It has been established that eCG prolongs follicle stimulating hormone (FSH)- and luteinizing hormone (LH)-like functions, which trigger oestradiol and progesterone levels (Núñez-Olivera et al., 2020) and ultimately improve follicular growth and ovulation rate in beef cows (Sales et al., 2011). Subsequently, the enhanced competency of the emerging corpus luteum, which increases progesterone (P4) concentration, has a beneficial effect on the development and survival of the embryo (Kenyon et al., 2012). Equine chorionic gonadotropin improved fertility in dairy cows with reduced or compromised LH release, and in acyclic buffaloes during the early postpartum period in summer (Garcia-Ispierto et al., 2012; Garcia-Ispierto et al., 2013; De Rensis & Lopez-Gatius, 2014) and in cows with poor BCS (Souza et al., 2009). In tropical conditions, eCG improves the efficacy of the FTAI programme in buffaloes during the low breeding season (Murugavel et al., 2009; Carvalho et al., 2013). However, fewer studies have investigated the effect of eCG and associated factors such as BCS, cyclicity, and breeding season on buffalo fertility.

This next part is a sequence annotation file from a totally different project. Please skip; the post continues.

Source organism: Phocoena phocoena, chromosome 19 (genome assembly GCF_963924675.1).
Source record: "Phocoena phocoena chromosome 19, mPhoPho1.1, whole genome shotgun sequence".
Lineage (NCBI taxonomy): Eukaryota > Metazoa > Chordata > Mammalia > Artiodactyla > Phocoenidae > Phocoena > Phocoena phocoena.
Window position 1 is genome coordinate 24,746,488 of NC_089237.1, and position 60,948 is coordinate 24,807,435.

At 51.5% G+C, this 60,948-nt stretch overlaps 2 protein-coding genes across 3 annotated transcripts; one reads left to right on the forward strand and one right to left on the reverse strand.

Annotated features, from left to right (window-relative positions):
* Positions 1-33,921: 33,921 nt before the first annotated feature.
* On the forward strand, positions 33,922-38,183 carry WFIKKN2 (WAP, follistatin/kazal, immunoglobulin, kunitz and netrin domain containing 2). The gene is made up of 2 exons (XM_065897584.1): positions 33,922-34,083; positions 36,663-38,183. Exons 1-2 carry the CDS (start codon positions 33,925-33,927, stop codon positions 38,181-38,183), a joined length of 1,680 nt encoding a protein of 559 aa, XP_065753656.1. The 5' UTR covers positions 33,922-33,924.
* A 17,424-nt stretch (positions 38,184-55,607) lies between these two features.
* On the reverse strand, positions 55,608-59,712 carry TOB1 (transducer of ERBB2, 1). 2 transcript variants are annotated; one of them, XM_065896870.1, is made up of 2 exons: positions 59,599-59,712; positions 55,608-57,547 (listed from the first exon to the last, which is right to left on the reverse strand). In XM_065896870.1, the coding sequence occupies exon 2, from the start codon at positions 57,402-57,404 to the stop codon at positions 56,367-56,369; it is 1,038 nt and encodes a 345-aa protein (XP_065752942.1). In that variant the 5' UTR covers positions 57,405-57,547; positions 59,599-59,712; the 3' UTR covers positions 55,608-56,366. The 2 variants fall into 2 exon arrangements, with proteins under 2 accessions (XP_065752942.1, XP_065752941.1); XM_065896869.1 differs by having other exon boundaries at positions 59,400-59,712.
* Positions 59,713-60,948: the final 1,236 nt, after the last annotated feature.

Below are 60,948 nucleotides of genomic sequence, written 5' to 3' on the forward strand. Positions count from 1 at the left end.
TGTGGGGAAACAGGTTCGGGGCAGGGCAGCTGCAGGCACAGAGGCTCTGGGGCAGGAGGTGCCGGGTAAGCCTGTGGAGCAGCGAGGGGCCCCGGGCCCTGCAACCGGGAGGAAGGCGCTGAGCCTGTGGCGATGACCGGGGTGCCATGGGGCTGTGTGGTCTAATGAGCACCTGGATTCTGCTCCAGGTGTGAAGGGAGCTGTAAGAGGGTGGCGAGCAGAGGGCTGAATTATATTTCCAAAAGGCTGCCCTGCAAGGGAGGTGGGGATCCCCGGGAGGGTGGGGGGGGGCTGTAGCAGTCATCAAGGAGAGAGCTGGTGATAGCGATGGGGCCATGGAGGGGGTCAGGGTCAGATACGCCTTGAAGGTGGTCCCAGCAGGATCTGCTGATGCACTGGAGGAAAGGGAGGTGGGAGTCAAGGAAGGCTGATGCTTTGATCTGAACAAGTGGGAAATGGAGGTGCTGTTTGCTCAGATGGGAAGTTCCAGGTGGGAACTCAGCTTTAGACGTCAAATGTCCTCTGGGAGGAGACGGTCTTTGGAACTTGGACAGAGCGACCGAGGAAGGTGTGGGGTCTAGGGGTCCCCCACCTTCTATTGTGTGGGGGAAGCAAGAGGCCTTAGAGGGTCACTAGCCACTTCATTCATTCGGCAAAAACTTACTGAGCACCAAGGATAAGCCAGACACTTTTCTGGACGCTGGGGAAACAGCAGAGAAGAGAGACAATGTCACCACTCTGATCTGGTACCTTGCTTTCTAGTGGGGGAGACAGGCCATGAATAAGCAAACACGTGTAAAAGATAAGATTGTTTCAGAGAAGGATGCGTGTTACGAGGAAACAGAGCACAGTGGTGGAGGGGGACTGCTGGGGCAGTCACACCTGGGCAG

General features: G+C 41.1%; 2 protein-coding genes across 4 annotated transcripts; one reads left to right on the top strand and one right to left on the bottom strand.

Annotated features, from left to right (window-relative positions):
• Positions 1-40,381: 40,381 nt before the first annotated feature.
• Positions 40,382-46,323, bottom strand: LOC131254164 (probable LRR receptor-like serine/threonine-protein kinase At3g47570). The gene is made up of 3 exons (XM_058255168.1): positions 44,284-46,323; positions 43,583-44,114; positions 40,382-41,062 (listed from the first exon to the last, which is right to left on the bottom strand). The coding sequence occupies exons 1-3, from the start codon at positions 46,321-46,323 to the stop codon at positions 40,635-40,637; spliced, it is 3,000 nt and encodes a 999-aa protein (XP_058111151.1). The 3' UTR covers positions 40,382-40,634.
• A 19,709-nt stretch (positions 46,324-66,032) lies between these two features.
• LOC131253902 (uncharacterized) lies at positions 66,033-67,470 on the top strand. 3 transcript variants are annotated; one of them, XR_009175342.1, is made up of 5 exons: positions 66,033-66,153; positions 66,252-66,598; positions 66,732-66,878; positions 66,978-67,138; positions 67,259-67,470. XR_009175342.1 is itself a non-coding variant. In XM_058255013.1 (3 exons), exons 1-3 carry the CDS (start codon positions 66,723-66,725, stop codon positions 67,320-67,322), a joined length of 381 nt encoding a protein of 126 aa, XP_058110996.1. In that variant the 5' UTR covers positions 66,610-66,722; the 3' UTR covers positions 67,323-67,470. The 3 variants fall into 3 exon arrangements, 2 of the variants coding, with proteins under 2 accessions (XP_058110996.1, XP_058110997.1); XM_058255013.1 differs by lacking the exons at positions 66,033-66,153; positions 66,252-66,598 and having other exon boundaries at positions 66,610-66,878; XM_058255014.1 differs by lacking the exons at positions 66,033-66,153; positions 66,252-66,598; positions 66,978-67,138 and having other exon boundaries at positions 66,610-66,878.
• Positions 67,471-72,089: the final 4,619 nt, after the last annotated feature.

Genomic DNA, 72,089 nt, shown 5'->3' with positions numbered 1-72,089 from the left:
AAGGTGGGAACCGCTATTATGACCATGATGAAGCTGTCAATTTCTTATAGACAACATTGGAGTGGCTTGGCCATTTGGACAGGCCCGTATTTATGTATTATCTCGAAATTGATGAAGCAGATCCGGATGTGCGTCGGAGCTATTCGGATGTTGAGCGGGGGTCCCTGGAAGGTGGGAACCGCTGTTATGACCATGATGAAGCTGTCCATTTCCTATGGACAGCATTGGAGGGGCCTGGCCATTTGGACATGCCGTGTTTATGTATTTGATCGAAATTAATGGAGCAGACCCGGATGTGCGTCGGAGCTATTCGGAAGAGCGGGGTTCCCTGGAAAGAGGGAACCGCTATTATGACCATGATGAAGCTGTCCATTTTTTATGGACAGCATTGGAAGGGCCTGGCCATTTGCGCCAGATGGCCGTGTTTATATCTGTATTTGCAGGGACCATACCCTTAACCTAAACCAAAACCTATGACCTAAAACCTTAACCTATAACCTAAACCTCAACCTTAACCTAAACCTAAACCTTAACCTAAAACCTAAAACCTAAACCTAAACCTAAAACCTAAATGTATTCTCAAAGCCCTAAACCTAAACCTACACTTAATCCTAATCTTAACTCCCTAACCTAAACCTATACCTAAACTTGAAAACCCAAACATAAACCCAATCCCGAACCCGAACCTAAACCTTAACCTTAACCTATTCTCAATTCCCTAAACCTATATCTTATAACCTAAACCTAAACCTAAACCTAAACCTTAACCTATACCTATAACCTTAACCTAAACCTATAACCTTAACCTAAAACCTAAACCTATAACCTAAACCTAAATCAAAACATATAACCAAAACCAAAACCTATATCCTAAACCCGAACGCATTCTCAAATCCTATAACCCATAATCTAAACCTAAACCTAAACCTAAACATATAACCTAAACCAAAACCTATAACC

Therefore, this experiment was designed to determine the effect of eCG, BCS, cyclicity, and breeding season on follicular dynamics, oestrus expression, ovulation rate, and pregnancy by AI in Nili-Ravi buffaloes assigned to CIDR synchronization with FTAI.


Materials and Methods